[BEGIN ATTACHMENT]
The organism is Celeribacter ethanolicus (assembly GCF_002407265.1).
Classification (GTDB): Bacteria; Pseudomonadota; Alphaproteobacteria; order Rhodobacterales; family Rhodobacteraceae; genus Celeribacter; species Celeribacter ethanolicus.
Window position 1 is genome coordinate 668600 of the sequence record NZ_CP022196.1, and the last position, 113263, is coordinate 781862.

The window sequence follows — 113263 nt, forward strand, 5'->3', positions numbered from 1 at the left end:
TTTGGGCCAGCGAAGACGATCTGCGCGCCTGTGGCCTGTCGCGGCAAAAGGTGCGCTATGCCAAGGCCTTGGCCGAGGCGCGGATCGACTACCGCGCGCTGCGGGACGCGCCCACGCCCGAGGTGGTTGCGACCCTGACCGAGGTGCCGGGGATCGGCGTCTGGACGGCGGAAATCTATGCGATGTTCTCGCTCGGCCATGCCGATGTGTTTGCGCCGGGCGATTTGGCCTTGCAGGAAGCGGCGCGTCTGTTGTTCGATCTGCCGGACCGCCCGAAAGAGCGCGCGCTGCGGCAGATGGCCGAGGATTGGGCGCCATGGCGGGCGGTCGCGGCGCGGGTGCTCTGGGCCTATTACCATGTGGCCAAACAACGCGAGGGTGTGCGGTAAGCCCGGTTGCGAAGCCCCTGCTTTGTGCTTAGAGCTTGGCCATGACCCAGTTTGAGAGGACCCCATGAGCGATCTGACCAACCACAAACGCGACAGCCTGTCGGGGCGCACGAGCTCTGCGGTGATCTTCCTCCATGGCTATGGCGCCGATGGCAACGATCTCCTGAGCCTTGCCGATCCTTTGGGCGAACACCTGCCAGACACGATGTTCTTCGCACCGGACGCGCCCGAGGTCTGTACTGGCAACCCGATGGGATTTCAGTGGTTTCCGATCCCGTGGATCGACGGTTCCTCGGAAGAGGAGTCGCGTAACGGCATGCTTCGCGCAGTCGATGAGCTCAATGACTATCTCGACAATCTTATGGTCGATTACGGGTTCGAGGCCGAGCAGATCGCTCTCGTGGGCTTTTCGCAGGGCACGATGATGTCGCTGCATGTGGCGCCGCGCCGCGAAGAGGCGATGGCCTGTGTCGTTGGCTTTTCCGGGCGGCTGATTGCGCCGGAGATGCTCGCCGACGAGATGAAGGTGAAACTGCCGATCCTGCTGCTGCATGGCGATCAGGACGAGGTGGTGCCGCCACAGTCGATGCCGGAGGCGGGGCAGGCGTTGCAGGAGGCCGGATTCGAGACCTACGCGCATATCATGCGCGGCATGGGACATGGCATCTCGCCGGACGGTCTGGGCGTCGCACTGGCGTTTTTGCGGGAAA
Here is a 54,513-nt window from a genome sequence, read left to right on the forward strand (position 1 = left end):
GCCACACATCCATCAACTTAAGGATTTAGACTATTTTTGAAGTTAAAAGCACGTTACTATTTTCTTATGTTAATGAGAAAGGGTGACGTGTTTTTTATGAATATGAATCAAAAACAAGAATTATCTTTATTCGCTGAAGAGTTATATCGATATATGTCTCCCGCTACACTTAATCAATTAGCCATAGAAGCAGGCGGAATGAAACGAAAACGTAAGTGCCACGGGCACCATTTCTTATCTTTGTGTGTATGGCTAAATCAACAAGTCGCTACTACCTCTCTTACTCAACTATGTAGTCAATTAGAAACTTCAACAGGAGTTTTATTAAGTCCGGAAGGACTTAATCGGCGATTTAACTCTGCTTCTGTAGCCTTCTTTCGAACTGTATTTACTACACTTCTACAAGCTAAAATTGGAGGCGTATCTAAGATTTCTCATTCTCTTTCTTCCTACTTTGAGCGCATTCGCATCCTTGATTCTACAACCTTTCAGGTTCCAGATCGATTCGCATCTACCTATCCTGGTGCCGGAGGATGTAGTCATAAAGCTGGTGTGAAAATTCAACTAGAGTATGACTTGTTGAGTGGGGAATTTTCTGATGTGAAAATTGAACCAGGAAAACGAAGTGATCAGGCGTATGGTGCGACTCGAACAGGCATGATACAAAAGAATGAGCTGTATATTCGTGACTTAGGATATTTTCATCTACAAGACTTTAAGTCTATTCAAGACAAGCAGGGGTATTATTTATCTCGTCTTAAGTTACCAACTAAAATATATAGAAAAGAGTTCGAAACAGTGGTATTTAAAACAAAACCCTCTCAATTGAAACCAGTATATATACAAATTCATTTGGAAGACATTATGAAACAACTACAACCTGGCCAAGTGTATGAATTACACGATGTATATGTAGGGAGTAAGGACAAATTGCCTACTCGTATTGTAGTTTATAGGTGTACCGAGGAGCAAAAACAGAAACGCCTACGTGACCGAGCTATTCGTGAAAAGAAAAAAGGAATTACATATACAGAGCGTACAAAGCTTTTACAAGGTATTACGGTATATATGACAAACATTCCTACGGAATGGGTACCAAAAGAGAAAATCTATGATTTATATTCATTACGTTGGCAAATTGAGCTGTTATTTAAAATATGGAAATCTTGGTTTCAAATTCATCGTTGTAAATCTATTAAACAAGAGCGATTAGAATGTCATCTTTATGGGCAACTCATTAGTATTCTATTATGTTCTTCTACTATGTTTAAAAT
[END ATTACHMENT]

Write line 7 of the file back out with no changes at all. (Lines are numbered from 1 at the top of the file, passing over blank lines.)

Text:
GCCACACATCCATCAACTTAAGGATTTAGACTATTTTTGAAGTTAAAAGCACGTTACTATTTTCTTATGTTAATGAGAAAGGGTGACGTGTTTTTTATGAATATGAATCAAAAACAAGAATTATCTTTATTCGCTGAAGAGTTATATCGATATATGTCTCCCGCTACACTTAATCAATTAGCCATAGAAGCAGGCGGAATGAAACGAAAACGTAAGTGCCACGGGCACCATTTCTTATCTTTGTGTGTATGGCTAAATCAACAAGTCGCTACTACCTCTCTTACTCAACTATGTAGTCAATTAGAAACTTCAACAGGAGTTTTATTAAGTCCGGAAGGACTTAATCGGCGATTTAACTCTGCTTCTGTAGCCTTCTTTCGAACTGTATTTACTACACTTCTACAAGCTAAAATTGGAGGCGTATCTAAGATTTCTCATTCTCTTTCTTCCTACTTTGAGCGCATTCGCATCCTTGATTCTACAACCTTTCAGGTTCCAGATCGATTCGCATCTACCTATCCTGGTGCCGGAGGATGTAGTCATAAAGCTGGTGTGAAAATTCAACTAGAGTATGACTTGTTGAGTGGGGAATTTTCTGATGTGAAAATTGAACCAGGAAAACGAAGTGATCAGGCGTATGGTGCGACTCGAACAGGCATGATACAAAAGAATGAGCTGTATATTCGTGACTTAGGATATTTTCATCTACAAGACTTTAAGTCTATTCAAGACAAGCAGGGGTATTATTTATCTCGTCTTAAGTTACCAACTAAAATATATAGAAAAGAGTTCGAAACAGTGGTATTTAAAACAAAACCCTCTCAATTGAAACCAGTATATATACAAATTCATTTGGAAGACATTATGAAACAACTACAACCTGGCCAAGTGTATGAATTACACGATGTATATGTAGGGAGTAAGGACAAATTGCCTACTCGTATTGTAGTTTATAGGTGTACCGAGGAGCAAAAACAGAAACGCCTACGTGACCGAGCTATTCGTGAAAAGAAAAAAGGAATTACATATACAGAGCGTACAAAGCTTTTACAAGGTATTACGGTATATATGACAAACATTCCTACGGAATGGGTACCAAAAGAGAAAATCTATGATTTATATTCATTACGTTGGCAAATTGAGCTGTTATTTAAAATATGGAAATCTTGGTTTCAAATTCATCGTTGTAAATCTATTAAACAAGAGCGATTAGAATGTCATCTTTATGGGCAACTCATTAGTATTCTATTATGTTCTTCTACTATGTTTAAAAT